Racquetball Tournament


        ROCKY'S ROAD            


Racquetball has released stress in me for over 40 years.

When I became the Drag Racing Manager at Portland International Raceway in 1973 I could plainly see how stressful these events were. It doesn't take a genius to see one of these weekly events and immediately take note of the whole picture.

First of all, there will be several hundred extremely fast race cars. Things can happen in every pair of cars as they accelerate down the quarter mile. A long list of things can take place with guard walls on each side of the two participants and breaking traction can take place where the cars can move around in their respective lanes.  Parts can often fly off the cars or an engine explosion can leave some shrapnel flying out towards the spectator grandstands.

Right away I learned that the two cars that are competing end up with a winner and a loser. The winner is excited and is jumping up and down over his or her win. The loser doesn't like anything that took place. The track is too slippery; the Manager did something to make him or her to lose or some other mountain of reasons why they didn't win.  

Rainouts are as frustrating as anything in racing. You have to have a dry surface for the cars to race on and this is the Northwest. If you don’t stop the race cars when it starts drizzling the track surface can become a skating rink. A huge amount of danger can take place with one or both of the cars crashing into each other or the concrete walls. A dry racing surface is paramount.

To deal with all of this stuff you just need something else to do when you are away from the race track. A place where nobody knows what you do for a living.

In 1974, I started playing racquetball in Vancouver. One positive part about racquetball is you have to focus only on it or you just get beat in a hurry. You cannot continue thinking about the race track or the event you will have the next day. That is what drew me to the sport.  Of course, it is a good cardio sport and a few hours in the court can freshen you up to go back to the race track. Things seem a lot easier after playing racquetball so dealing with the problems is a lot easier.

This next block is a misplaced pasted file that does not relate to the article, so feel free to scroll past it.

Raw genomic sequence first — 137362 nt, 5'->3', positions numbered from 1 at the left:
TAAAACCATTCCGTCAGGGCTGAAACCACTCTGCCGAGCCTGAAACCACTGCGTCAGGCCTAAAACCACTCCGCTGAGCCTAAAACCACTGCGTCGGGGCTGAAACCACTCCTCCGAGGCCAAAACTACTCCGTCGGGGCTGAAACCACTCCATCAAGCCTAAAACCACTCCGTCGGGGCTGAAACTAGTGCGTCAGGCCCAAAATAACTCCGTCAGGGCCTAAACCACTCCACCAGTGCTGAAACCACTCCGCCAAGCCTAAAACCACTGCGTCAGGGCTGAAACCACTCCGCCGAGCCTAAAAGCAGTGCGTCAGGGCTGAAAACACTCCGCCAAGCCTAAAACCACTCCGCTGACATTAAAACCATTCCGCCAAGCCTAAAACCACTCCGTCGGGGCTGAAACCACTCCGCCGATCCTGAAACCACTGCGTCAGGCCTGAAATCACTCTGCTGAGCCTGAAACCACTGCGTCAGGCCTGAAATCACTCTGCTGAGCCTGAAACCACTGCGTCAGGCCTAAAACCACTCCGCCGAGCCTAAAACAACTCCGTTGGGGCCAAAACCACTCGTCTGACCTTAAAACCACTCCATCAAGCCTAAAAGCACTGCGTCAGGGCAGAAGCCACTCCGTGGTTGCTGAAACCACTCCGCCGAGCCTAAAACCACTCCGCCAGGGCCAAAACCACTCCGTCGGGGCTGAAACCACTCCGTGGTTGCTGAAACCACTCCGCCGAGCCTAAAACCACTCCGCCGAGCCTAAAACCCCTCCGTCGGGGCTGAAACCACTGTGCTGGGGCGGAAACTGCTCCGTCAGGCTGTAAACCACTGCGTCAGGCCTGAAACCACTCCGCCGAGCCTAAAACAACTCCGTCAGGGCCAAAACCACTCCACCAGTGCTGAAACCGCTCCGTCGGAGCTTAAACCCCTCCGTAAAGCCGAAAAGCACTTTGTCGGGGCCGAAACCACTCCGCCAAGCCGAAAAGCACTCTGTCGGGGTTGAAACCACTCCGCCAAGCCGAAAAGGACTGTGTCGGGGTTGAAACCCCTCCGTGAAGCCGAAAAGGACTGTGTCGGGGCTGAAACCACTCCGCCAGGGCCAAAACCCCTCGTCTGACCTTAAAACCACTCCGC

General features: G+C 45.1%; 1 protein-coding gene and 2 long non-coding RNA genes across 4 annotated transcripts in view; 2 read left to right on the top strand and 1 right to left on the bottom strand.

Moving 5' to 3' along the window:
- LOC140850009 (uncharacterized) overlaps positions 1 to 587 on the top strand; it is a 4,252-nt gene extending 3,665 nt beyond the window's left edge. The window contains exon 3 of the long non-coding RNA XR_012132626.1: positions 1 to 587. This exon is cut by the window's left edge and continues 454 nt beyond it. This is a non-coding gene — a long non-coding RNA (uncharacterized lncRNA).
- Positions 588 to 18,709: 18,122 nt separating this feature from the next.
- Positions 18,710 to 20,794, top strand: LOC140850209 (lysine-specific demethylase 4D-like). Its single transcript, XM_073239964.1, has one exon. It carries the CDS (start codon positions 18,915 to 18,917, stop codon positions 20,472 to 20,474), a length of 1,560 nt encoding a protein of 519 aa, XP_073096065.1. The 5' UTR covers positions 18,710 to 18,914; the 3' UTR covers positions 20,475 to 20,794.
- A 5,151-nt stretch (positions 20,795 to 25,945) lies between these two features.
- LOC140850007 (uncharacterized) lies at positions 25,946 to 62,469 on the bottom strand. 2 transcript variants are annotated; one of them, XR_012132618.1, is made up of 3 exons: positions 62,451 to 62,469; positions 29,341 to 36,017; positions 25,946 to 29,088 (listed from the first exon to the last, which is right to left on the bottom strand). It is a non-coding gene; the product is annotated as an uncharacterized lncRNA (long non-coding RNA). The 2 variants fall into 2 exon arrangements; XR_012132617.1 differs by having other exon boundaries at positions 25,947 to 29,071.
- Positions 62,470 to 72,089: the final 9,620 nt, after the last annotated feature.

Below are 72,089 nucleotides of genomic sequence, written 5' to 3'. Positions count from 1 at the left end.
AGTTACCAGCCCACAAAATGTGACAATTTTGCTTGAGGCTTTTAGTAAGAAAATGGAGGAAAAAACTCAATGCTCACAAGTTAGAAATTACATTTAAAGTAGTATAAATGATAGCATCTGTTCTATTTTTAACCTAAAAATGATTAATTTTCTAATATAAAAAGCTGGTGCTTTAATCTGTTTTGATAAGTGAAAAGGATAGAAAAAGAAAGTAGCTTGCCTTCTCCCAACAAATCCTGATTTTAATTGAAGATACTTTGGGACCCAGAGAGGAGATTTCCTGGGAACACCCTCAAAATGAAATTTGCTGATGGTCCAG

Here it is over 40 years later and I’m still playing that game, three days a week for a couple of hours each time. There has been some tournaments along the way which are a lot of fun. The problem with tournaments is they generally are 3 days long.....a huge committment.

One tournament I have really always enjoyed is the Huntsman World Senior Games in St. George, Utah. It could easily be called the Olympics for the older folks. This year they had more than 10,500 athletes in 26+ different sports. Tennis, golf, baseball, soccer, pickle ball, sharp shooting, volley ball and a long list of other sports. There is athletes from all over the world competing in these activities….all of them 50+.

I have played in Saint George 8 different times. It's grueling to say the least. Arrive on Tuesday and then play a few games the next three days. Some days have 2 games, others have four games. If you are fortune enough you play on the last day, Saturday.....the finals. I and my team mate have reached the final day 4 different times and we have won 2 silver medals.

The groupings are arranged in ages starting in 45+ and then going all the way to 85+. Our current position is age 70-74. Usually there is 6 or 7 teams that we play against over that time schedule. Saturday receives the best 4 teams after playing in those 3 days during the week. All the games are to fifteen points, with a possible tiebreaker to eleven.

Then when you get done with the finals, Saturday morning, you drive for two hours to Las Vegas for the plane ride home. The trip and games absolutely "beat you to a pulp". It is a lot of fun but so very tiring.

Beaverton has a racquetball tournament at the Sunset Athletic Club, 13939 NW Cornell Rd. on July 6-9 2016. I and a friend are entered in the doubles 70-75 age group. I'll be staying at the Shilo Inn Suites at 9900 SW Canyon Road in Beaverton.

Let the games begin!